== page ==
State and federal officials visited Folger McKinsey Elementary School in Severna Park this week to review the school's efforts to teach students about the environment — and reduce its own environmental impact.
Folger McKinsey was recognized as a Green Ribbon School by the U.S. Department of Education in 2012. The award is given to schools working to reduce their environmental impact and provide effective environmental education for students.
The visit, part of the Department of Education's annual nationwide tour of current and former Green Ribbon Schools, included officials from the education department, the state Board of Education and the Maryland House of Delegates.
Students embraced the opportunity to show their environmental prowess; the school's Outdoor Classroom Club acted out each step in the water cycle.
"The students love it," said Assistant Principal Beth Burke. "They love showing off what they know."
Principal Sue Bachmann showed visitors several projects students have been working on. Each grade is assigned an environmental topic, and students work on projects related to that topic throughout the year.
Students in first grade, for example, have planted a butterfly garden in the school's courtyard and are using it to learn about butterfly species. Second- and third-graders are working on recycling and composting projects.
Fourth-graders are focusing on plant identification, using what has been planted in the courtyard. They also are designing games and designed to teach younger students about plants. In fourth-grade teacher Kristin Chappell's class, children use iPads to learn about local butterfly species.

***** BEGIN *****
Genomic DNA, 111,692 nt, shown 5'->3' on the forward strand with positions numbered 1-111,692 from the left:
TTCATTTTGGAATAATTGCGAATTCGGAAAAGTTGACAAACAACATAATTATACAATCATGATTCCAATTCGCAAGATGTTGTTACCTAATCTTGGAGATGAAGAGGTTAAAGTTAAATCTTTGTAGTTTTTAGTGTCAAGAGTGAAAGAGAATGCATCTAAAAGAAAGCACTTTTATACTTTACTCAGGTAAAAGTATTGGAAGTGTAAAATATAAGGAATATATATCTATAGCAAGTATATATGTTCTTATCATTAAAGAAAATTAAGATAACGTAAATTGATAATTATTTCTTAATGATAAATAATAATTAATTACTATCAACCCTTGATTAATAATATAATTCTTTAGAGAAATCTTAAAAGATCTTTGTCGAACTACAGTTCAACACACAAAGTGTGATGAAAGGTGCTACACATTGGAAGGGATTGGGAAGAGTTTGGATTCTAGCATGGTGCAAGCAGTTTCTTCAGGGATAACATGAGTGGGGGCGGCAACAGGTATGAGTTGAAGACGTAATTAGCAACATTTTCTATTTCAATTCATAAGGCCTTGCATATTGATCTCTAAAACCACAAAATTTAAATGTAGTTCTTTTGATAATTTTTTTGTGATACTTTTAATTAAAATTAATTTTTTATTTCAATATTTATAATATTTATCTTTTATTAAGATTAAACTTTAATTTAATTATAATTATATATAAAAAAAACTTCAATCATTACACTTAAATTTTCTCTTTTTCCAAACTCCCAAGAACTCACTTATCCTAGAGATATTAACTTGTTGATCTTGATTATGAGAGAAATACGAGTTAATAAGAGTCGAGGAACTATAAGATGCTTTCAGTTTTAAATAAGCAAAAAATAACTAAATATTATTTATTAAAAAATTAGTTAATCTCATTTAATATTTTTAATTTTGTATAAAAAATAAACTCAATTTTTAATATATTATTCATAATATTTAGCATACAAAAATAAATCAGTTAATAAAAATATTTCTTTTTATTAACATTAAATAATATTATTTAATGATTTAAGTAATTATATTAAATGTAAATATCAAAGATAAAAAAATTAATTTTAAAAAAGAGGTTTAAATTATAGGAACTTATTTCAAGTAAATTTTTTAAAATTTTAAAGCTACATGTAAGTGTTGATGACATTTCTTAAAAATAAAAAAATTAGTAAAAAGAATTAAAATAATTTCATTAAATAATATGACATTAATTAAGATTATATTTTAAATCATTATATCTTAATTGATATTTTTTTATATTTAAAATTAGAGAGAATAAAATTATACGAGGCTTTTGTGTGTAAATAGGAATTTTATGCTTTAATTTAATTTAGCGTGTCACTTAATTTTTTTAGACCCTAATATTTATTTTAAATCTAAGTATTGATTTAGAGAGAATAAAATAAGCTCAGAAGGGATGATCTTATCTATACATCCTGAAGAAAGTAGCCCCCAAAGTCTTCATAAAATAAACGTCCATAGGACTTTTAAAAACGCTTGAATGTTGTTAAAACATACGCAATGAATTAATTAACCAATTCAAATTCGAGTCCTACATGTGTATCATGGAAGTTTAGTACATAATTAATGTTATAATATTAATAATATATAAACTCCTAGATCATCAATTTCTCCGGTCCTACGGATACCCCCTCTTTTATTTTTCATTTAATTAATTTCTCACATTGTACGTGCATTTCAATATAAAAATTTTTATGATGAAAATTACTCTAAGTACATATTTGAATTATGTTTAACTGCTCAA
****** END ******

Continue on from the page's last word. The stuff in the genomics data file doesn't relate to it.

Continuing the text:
Kindergarten students learn when they should reduce, reuse or recycle certain types of waste.
Madhu Sidhu, a member of the Maryland State Board of Education, said she enjoyed seeing students learning about environmental issues at a young age.
"The kids are really thinking critically," Sidhu said. "Even the little ones."
Bachmann said the school's focus is part of an effort to give children an appreciation for the environment that they can carry into adulthood.
"If it's ingrained at a young age, hopefully it will last a lifetime," she said.
Folger McKinsey was also recognized for reducing its environmental impact. The school has saved paper by providing textbooks in digital formats and encouraging students to write on their desks using dry-erase markers.
Andrea Falken, director of the Green Ribbon Schools program, said any effort schools can make to save on materials ultimately benefits students.
"Every bit they save on utilities can be used in the classroom," she said.
State and federal officials also planned to visit other former Green Ribbon Schools, including Dunloggin Middle School in Ellicott City and Francis Scott Key Middle School in Silver Spring.